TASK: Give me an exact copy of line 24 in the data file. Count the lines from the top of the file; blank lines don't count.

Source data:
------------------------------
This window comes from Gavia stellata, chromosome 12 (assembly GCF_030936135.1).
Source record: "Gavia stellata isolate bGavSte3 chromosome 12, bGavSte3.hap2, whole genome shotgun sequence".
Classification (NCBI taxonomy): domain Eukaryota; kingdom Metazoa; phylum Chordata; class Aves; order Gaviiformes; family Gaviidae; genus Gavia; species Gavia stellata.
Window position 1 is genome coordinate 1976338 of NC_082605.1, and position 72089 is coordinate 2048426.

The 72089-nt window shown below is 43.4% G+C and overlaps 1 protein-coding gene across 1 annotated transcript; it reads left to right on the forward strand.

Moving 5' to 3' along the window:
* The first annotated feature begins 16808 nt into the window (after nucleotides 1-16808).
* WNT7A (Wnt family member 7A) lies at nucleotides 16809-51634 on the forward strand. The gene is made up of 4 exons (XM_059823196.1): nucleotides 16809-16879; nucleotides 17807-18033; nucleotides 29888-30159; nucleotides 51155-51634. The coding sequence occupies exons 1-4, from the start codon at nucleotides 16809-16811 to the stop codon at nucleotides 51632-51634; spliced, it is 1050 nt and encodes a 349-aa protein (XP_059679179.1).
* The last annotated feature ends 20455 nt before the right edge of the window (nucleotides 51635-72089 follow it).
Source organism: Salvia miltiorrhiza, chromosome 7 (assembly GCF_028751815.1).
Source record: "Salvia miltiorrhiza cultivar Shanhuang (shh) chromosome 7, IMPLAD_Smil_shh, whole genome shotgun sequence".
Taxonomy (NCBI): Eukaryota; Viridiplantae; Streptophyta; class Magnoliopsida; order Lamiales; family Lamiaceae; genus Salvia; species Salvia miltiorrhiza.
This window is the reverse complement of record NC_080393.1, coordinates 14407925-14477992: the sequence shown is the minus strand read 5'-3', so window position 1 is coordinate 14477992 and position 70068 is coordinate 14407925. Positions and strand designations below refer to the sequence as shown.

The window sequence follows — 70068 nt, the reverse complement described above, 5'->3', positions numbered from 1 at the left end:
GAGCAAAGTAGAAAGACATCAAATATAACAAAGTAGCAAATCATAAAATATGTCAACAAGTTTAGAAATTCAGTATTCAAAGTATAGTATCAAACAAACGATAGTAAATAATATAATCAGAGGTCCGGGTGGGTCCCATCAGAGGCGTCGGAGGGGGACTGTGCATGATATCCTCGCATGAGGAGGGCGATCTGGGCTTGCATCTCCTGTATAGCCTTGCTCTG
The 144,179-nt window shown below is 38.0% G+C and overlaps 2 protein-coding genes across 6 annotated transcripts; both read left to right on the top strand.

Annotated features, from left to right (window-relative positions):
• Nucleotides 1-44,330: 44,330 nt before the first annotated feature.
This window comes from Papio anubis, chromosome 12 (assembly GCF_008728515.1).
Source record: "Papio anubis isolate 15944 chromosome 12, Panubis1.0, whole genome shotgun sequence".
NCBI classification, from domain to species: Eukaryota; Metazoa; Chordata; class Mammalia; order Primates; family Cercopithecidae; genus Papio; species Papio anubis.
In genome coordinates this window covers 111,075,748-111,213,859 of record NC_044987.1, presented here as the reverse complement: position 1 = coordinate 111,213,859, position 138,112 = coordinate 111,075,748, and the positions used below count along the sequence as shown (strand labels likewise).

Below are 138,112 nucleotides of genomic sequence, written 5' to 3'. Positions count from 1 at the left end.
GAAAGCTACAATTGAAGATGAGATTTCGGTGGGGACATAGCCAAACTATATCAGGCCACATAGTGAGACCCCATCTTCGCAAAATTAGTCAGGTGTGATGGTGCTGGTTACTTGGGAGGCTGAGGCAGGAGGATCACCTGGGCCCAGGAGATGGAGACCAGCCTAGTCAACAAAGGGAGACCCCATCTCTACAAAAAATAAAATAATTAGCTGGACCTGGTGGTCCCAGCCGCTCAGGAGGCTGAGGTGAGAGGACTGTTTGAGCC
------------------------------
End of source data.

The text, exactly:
GAAAGCTACAATTGAAGATGAGATTTCGGTGGGGACATAGCCAAACTATATCAGGCCACATAGTGAGACCCCATCTTCGCAAAATTAGTCAGGTGTGATGGTGCTGGTTACTTGGGAGGCTGAGGCAGGAGGATCACCTGGGCCCAGGAGATGGAGACCAGCCTAGTCAACAAAGGGAGACCCCATCTCTACAAAAAATAAAATAATTAGCTGGACCTGGTGGTCCCAGCCGCTCAGGAGGCTGAGGTGAGAGGACTGTTTGAGCC